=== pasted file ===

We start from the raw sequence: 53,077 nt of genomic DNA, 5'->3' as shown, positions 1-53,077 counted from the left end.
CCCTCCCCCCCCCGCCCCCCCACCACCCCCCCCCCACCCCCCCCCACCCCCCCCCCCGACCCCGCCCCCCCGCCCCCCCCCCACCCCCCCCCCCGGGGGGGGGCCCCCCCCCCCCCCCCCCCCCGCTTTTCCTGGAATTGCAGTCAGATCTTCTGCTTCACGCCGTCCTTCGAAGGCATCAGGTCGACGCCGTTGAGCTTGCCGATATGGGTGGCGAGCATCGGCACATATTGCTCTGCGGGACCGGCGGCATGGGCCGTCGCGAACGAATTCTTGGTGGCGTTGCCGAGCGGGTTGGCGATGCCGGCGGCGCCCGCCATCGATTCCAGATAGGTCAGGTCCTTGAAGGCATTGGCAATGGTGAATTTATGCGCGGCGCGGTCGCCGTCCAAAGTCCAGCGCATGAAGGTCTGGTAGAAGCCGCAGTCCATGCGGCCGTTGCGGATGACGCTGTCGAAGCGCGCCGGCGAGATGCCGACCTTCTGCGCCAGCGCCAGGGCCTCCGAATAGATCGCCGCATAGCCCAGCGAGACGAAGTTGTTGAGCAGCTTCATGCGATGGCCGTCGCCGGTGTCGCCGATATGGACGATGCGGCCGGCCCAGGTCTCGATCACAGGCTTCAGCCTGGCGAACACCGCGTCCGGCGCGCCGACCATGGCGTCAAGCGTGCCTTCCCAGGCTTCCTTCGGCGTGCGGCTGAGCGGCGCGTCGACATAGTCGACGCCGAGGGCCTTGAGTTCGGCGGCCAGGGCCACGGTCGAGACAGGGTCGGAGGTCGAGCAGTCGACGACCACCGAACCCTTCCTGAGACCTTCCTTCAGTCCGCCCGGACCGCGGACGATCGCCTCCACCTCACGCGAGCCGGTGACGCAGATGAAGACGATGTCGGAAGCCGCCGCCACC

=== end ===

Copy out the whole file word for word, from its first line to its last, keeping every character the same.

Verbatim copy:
We start from the raw sequence: 53,077 nt of genomic DNA, 5'->3' as shown, positions 1-53,077 counted from the left end.
CCCTCCCCCCCCCGCCCCCCCACCACCCCCCCCCCACCCCCCCCCACCCCCCCCCCCGACCCCGCCCCCCCGCCCCCCCCCCACCCCCCCCCCCGGGGGGGGGCCCCCCCCCCCCCCCCCCCCCGCTTTTCCTGGAATTGCAGTCAGATCTTCTGCTTCACGCCGTCCTTCGAAGGCATCAGGTCGACGCCGTTGAGCTTGCCGATATGGGTGGCGAGCATCGGCACATATTGCTCTGCGGGACCGGCGGCATGGGCCGTCGCGAACGAATTCTTGGTGGCGTTGCCGAGCGGGTTGGCGATGCCGGCGGCGCCCGCCATCGATTCCAGATAGGTCAGGTCCTTGAAGGCATTGGCAATGGTGAATTTATGCGCGGCGCGGTCGCCGTCCAAAGTCCAGCGCATGAAGGTCTGGTAGAAGCCGCAGTCCATGCGGCCGTTGCGGATGACGCTGTCGAAGCGCGCCGGCGAGATGCCGACCTTCTGCGCCAGCGCCAGGGCCTCCGAATAGATCGCCGCATAGCCCAGCGAGACGAAGTTGTTGAGCAGCTTCATGCGATGGCCGTCGCCGGTGTCGCCGATATGGACGATGCGGCCGGCCCAGGTCTCGATCACAGGCTTCAGCCTGGCGAACACCGCGTCCGGCGCGCCGACCATGGCGTCAAGCGTGCCTTCCCAGGCTTCCTTCGGCGTGCGGCTGAGCGGCGCGTCGACATAGTCGACGCCGAGGGCCTTGAGTTCGGCGGCCAGGGCCACGGTCGAGACAGGGTCGGAGGTCGAGCAGTCGACGACCACCGAACCCTTCCTGAGACCTTCCTTCAGTCCGCCCGGACCGCGGACGATCGCCTCCACCTCACGCGAGCCGGTGACGCAGATGAAGACGATGTCGGAAGCCGCCGCCACC